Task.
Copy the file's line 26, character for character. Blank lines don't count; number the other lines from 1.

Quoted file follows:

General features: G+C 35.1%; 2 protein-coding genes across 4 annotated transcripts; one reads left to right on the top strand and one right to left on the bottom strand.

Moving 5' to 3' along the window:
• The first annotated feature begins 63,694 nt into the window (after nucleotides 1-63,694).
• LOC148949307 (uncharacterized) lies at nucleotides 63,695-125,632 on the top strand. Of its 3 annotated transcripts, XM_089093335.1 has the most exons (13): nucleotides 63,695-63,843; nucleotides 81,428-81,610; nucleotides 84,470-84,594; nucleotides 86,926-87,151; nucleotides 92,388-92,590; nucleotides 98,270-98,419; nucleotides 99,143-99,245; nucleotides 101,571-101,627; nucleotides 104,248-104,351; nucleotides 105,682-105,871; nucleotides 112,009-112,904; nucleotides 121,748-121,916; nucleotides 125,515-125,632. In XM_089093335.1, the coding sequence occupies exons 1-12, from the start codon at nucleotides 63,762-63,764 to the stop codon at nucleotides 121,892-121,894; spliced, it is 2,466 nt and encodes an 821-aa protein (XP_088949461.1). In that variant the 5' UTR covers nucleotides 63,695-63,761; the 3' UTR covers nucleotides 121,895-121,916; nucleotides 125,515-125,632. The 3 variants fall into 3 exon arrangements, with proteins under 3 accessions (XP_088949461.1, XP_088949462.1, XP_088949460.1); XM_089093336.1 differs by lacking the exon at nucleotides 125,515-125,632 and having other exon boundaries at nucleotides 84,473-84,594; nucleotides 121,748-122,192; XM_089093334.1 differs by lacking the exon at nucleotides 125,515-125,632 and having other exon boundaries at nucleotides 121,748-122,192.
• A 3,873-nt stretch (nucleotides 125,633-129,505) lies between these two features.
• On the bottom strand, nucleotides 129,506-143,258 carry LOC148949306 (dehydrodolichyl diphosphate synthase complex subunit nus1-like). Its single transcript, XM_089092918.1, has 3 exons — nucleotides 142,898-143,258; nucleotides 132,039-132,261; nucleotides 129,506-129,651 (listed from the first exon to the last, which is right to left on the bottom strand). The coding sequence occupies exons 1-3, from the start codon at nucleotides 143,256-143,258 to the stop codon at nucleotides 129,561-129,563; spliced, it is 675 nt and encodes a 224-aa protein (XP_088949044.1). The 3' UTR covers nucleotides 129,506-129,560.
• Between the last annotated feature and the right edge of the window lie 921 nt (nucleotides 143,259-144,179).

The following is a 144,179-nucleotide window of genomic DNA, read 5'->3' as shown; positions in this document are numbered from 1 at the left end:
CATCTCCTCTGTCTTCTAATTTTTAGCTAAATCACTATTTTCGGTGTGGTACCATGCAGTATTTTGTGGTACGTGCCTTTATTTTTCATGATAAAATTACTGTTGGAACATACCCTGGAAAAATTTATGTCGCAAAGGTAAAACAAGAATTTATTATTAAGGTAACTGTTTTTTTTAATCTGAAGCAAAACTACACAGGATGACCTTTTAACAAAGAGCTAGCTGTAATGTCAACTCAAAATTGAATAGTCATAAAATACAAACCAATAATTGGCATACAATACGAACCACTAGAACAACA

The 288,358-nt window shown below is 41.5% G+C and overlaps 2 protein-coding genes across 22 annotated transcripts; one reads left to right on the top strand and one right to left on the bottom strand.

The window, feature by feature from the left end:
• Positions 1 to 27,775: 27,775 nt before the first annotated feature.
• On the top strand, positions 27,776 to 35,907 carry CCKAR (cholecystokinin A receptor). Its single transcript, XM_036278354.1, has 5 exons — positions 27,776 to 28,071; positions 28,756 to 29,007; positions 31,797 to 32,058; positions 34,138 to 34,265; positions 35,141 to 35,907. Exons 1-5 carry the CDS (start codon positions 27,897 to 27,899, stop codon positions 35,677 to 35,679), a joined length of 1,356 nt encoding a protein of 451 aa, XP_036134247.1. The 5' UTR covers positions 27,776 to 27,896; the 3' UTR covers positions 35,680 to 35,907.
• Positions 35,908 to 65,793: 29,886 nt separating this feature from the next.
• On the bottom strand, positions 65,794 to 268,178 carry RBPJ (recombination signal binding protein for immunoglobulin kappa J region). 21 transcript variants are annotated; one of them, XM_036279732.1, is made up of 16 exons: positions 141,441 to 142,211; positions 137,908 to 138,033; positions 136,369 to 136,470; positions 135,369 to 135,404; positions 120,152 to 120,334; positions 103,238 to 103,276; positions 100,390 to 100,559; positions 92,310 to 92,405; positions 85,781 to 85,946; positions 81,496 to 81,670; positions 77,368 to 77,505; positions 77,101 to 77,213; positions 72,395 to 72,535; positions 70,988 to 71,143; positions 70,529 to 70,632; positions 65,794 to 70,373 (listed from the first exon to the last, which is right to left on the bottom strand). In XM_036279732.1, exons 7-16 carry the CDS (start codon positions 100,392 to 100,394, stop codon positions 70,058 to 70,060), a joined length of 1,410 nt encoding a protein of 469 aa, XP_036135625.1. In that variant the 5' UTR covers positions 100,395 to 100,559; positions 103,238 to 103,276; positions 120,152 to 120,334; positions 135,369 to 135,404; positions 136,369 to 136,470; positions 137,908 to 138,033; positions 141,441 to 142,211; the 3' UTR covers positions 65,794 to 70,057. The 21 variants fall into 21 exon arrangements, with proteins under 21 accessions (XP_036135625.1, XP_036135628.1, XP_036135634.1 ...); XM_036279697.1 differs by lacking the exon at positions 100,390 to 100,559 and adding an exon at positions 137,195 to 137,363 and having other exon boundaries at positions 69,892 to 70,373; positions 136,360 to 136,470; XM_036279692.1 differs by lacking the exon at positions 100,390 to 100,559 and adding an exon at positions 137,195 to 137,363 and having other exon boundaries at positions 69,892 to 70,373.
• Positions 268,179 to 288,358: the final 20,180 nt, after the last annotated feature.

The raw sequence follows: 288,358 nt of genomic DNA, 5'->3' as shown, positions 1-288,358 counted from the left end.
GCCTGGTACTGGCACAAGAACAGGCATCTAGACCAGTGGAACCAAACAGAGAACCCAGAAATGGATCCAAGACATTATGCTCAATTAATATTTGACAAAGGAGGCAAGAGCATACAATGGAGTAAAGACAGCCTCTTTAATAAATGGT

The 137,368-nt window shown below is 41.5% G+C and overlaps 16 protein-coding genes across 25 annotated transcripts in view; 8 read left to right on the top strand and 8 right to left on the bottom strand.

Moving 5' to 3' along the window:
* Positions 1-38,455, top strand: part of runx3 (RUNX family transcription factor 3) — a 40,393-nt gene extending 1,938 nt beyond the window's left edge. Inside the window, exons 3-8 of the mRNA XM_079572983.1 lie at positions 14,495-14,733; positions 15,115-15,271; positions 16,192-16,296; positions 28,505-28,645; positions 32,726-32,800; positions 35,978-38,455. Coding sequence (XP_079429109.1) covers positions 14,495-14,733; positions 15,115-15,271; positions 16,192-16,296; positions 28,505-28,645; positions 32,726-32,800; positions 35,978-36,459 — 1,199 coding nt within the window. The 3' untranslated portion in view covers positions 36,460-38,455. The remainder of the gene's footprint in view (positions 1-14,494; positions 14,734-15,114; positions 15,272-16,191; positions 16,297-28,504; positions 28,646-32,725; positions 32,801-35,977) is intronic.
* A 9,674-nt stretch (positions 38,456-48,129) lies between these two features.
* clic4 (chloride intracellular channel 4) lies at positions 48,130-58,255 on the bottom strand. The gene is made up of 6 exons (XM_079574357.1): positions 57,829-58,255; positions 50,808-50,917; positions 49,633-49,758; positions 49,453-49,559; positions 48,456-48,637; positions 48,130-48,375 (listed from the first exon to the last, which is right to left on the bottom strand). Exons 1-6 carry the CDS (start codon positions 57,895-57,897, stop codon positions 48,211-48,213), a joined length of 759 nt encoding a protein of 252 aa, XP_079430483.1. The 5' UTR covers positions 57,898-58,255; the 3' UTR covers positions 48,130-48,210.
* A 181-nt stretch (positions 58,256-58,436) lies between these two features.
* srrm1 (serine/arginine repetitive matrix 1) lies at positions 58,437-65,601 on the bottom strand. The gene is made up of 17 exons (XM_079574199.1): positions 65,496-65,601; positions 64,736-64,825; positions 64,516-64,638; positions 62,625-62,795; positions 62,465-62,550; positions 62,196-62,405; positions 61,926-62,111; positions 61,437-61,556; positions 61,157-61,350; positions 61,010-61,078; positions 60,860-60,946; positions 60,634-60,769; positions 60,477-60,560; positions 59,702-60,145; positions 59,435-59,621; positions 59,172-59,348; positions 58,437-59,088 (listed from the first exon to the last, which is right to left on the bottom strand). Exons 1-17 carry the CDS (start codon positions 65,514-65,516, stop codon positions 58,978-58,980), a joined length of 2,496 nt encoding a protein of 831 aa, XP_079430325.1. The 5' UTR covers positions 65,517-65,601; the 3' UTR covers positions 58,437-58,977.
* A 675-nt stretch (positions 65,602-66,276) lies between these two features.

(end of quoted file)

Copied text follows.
* A 675-nt stretch (positions 65,602-66,276) lies between these two features.